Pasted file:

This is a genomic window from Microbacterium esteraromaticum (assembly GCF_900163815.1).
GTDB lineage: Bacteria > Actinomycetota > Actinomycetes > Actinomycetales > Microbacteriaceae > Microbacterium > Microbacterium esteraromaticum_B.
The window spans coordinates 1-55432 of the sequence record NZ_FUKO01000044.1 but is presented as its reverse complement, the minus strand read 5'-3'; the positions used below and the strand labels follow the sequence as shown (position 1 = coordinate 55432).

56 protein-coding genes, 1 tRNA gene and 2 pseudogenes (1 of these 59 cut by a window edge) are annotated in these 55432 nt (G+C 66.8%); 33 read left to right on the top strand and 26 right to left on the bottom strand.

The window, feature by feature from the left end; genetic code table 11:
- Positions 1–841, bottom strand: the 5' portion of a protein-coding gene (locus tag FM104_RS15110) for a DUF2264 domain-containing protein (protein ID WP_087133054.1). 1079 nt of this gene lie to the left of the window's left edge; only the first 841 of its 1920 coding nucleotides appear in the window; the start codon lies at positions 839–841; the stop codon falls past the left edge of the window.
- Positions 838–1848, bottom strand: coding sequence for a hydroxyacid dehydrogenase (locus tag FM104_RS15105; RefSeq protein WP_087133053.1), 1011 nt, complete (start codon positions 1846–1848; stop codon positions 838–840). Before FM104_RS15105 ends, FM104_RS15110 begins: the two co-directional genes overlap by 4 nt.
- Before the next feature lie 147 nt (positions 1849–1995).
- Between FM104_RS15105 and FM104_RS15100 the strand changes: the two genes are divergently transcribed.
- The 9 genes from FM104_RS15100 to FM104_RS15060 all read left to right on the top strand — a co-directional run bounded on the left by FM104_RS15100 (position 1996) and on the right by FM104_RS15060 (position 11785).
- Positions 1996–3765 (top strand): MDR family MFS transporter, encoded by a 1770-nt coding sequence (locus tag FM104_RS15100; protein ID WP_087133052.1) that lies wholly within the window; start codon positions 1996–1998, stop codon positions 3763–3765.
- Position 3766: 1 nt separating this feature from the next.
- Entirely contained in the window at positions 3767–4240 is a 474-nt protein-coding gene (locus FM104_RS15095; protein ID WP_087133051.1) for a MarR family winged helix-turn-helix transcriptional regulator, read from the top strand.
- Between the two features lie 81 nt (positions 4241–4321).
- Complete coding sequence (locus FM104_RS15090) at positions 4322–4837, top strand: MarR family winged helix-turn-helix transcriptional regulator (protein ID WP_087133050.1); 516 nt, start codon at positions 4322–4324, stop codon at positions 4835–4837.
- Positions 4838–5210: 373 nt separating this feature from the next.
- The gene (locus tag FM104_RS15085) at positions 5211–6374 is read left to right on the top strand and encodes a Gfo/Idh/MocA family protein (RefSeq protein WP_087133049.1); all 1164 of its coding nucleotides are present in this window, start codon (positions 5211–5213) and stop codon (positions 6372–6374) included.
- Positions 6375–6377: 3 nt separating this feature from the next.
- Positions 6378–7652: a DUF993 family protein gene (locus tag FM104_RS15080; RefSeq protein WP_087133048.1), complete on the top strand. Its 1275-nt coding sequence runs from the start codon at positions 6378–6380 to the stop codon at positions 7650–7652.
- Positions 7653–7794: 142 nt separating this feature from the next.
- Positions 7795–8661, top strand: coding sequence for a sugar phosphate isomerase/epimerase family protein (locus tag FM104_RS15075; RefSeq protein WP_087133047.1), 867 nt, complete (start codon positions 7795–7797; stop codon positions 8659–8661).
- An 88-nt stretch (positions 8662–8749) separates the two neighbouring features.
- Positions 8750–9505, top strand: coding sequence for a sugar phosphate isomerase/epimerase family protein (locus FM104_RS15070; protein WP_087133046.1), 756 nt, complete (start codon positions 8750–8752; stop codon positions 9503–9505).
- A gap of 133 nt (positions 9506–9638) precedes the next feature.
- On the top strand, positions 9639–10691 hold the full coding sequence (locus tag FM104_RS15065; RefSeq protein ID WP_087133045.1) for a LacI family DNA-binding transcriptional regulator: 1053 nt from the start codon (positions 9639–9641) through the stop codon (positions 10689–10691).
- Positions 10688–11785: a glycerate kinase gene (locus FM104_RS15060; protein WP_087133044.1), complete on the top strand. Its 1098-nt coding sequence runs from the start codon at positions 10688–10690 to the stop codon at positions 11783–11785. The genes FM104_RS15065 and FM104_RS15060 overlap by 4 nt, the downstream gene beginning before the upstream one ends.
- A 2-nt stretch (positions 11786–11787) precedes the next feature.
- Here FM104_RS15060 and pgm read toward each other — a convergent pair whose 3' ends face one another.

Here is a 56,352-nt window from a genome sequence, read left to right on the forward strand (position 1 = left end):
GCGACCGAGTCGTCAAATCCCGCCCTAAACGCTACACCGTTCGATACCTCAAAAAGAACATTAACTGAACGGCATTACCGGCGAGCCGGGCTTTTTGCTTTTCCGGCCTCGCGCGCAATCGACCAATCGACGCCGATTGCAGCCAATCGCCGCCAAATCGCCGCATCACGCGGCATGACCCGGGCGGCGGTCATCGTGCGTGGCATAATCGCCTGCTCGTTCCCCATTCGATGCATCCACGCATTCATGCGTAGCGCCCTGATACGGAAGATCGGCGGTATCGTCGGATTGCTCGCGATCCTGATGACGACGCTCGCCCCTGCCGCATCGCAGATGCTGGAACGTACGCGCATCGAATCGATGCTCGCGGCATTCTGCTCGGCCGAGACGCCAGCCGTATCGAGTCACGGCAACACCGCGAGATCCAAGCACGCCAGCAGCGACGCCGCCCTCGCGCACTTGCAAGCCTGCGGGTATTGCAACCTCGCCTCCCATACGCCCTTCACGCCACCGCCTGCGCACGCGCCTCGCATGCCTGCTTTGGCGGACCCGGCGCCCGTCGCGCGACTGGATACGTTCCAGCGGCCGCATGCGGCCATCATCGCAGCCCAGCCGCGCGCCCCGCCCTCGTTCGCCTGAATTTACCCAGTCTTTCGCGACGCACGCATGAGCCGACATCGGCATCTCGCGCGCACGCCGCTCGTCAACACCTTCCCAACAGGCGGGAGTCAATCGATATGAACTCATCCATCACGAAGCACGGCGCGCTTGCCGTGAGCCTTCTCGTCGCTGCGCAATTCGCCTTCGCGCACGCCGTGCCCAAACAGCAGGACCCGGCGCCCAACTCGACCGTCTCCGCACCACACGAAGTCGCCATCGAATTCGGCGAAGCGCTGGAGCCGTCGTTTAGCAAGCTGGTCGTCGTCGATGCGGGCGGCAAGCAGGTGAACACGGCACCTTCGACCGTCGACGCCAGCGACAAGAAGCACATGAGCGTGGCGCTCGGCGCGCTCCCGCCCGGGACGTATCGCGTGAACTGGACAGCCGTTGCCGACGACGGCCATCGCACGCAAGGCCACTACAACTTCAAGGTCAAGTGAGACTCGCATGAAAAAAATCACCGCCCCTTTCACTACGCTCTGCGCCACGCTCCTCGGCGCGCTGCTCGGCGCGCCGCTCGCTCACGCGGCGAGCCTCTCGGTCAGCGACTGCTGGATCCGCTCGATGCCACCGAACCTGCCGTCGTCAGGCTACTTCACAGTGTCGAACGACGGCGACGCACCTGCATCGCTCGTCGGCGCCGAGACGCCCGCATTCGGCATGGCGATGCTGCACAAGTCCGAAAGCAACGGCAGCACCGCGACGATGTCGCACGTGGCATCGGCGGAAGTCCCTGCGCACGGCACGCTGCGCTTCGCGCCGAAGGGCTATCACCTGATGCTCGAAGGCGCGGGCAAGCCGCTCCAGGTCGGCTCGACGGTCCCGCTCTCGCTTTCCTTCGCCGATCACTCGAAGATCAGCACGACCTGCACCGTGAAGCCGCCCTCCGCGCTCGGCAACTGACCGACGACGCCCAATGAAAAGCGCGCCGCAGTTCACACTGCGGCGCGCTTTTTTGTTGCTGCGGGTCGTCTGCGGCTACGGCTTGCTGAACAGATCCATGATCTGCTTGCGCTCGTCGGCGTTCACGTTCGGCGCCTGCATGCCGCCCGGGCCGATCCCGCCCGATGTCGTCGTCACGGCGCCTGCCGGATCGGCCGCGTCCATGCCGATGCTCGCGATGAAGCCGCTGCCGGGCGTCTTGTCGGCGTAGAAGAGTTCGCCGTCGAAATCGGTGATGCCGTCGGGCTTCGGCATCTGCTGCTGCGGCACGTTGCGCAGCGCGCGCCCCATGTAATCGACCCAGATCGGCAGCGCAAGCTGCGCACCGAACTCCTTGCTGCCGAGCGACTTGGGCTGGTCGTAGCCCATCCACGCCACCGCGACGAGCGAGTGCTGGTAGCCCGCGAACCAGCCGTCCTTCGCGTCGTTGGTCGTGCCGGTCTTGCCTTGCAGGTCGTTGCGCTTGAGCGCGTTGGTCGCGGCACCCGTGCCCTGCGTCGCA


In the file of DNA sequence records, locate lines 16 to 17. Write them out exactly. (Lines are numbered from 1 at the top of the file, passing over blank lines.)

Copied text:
- Positions 4838–5210: 373 nt separating this feature from the next.
- The gene (locus tag FM104_RS15085) at positions 5211–6374 is read left to right on the top strand and encodes a Gfo/Idh/MocA family protein (RefSeq protein WP_087133049.1); all 1164 of its coding nucleotides are present in this window, start codon (positions 5211–5213) and stop codon (positions 6372–6374) included.